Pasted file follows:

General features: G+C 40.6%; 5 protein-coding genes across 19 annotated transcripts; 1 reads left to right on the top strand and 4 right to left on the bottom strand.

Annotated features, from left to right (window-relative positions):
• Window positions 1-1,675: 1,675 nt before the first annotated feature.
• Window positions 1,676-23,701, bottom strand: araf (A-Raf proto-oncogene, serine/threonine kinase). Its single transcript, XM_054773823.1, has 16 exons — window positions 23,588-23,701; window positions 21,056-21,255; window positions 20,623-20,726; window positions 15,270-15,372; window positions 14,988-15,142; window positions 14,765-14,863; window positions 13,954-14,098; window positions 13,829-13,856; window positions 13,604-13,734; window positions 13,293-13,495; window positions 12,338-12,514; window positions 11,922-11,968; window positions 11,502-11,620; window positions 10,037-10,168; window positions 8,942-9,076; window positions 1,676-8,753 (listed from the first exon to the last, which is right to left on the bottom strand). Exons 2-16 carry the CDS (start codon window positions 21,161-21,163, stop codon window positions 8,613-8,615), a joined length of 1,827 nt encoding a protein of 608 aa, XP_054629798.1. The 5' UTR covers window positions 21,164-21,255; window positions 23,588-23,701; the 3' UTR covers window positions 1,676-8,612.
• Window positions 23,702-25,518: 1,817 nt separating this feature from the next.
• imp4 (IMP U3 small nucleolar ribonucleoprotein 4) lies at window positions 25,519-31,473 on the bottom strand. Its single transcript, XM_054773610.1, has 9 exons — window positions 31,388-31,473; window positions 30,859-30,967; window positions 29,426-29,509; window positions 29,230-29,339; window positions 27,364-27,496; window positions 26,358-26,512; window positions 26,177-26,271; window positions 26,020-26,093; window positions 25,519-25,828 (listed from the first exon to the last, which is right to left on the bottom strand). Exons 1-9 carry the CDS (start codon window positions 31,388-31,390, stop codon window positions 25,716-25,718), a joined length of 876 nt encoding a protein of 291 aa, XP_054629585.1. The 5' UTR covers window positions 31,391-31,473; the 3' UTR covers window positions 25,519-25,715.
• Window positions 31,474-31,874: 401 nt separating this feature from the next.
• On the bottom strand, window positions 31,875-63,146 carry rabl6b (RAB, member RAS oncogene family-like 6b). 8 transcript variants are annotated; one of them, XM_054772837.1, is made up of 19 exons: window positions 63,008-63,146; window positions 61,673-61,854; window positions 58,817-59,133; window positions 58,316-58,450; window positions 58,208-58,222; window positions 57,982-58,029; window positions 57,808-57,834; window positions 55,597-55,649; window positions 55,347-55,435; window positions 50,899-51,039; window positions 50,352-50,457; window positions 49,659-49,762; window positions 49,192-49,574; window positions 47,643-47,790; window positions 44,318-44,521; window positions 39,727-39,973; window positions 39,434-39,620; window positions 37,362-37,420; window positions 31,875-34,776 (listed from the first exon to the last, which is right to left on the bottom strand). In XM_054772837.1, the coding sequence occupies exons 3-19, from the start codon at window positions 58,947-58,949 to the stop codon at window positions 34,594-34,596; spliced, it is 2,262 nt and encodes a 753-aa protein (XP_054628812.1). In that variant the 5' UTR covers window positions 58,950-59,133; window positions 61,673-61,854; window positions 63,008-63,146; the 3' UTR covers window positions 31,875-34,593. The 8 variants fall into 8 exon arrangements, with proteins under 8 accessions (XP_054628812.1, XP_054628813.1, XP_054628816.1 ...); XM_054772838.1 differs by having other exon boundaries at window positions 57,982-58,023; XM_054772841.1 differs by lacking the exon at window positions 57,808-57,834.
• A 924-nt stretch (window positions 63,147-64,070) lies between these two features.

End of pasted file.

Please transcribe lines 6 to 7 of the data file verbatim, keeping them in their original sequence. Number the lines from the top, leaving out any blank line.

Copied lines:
• imp4 (IMP U3 small nucleolar ribonucleoprotein 4) lies at window positions 25,519-31,473 on the bottom strand. Its single transcript, XM_054773610.1, has 9 exons — window positions 31,388-31,473; window positions 30,859-30,967; window positions 29,426-29,509; window positions 29,230-29,339; window positions 27,364-27,496; window positions 26,358-26,512; window positions 26,177-26,271; window positions 26,020-26,093; window positions 25,519-25,828 (listed from the first exon to the last, which is right to left on the bottom strand). Exons 1-9 carry the CDS (start codon window positions 31,388-31,390, stop codon window positions 25,716-25,718), a joined length of 876 nt encoding a protein of 291 aa, XP_054629585.1. The 5' UTR covers window positions 31,391-31,473; the 3' UTR covers window positions 25,519-25,715.
• Window positions 31,474-31,874: 401 nt separating this feature from the next.